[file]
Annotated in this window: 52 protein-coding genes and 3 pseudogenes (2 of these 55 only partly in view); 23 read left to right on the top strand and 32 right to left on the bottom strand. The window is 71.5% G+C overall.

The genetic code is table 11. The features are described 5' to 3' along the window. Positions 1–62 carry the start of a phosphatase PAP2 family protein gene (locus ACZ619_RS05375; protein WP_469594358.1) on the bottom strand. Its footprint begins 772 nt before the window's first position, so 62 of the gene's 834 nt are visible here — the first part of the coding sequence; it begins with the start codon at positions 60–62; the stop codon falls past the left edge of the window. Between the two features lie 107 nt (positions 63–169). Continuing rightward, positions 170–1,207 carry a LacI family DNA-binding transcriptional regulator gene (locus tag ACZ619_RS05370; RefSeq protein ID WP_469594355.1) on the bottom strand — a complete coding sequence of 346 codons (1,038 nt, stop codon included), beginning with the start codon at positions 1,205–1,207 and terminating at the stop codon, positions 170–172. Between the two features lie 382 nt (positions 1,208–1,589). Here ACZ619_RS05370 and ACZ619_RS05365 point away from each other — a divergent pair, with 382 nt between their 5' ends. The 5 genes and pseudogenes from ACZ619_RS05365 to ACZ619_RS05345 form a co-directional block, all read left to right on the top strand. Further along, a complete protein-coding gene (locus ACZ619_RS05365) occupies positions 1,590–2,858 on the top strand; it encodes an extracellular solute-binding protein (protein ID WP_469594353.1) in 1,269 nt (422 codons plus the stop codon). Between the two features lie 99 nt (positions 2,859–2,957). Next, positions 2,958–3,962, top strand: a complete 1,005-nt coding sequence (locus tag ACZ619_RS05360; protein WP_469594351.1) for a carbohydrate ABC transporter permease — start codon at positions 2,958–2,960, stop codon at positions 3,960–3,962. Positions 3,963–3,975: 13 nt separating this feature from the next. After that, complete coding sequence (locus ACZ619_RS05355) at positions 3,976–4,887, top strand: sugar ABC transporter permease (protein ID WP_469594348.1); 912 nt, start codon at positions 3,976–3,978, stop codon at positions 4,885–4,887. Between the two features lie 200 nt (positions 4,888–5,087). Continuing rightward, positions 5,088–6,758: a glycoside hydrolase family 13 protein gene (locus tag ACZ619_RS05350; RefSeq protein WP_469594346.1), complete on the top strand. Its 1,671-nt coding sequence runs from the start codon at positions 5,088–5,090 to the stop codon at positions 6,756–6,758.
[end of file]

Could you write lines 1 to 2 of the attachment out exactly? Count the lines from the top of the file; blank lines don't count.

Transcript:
Annotated in this window: 52 protein-coding genes and 3 pseudogenes (2 of these 55 only partly in view); 23 read left to right on the top strand and 32 right to left on the bottom strand. The window is 71.5% G+C overall.

The genetic code is table 11. The features are described 5' to 3' along the window. Positions 1–62 carry the start of a phosphatase PAP2 family protein gene (locus ACZ619_RS05375; protein WP_469594358.1) on the bottom strand. Its footprint begins 772 nt before the window's first position, so 62 of the gene's 834 nt are visible here — the first part of the coding sequence; it begins with the start codon at positions 60–62; the stop codon falls past the left edge of the window. Between the two features lie 107 nt (positions 63–169). Continuing rightward, positions 170–1,207 carry a LacI family DNA-binding transcriptional regulator gene (locus tag ACZ619_RS05370; RefSeq protein ID WP_469594355.1) on the bottom strand — a complete coding sequence of 346 codons (1,038 nt, stop codon included), beginning with the start codon at positions 1,205–1,207 and terminating at the stop codon, positions 170–172. Between the two features lie 382 nt (positions 1,208–1,589). Here ACZ619_RS05370 and ACZ619_RS05365 point away from each other — a divergent pair, with 382 nt between their 5' ends. The 5 genes and pseudogenes from ACZ619_RS05365 to ACZ619_RS05345 form a co-directional block, all read left to right on the top strand. Further along, a complete protein-coding gene (locus ACZ619_RS05365) occupies positions 1,590–2,858 on the top strand; it encodes an extracellular solute-binding protein (protein ID WP_469594353.1) in 1,269 nt (422 codons plus the stop codon). Between the two features lie 99 nt (positions 2,859–2,957). Next, positions 2,958–3,962, top strand: a complete 1,005-nt coding sequence (locus tag ACZ619_RS05360; protein WP_469594351.1) for a carbohydrate ABC transporter permease — start codon at positions 2,958–2,960, stop codon at positions 3,960–3,962. Positions 3,963–3,975: 13 nt separating this feature from the next. After that, complete coding sequence (locus ACZ619_RS05355) at positions 3,976–4,887, top strand: sugar ABC transporter permease (protein ID WP_469594348.1); 912 nt, start codon at positions 3,976–3,978, stop codon at positions 4,885–4,887. Between the two features lie 200 nt (positions 4,888–5,087). Continuing rightward, positions 5,088–6,758: a glycoside hydrolase family 13 protein gene (locus tag ACZ619_RS05350; RefSeq protein WP_469594346.1), complete on the top strand. Its 1,671-nt coding sequence runs from the start codon at positions 5,088–5,090 to the stop codon at positions 6,756–6,758.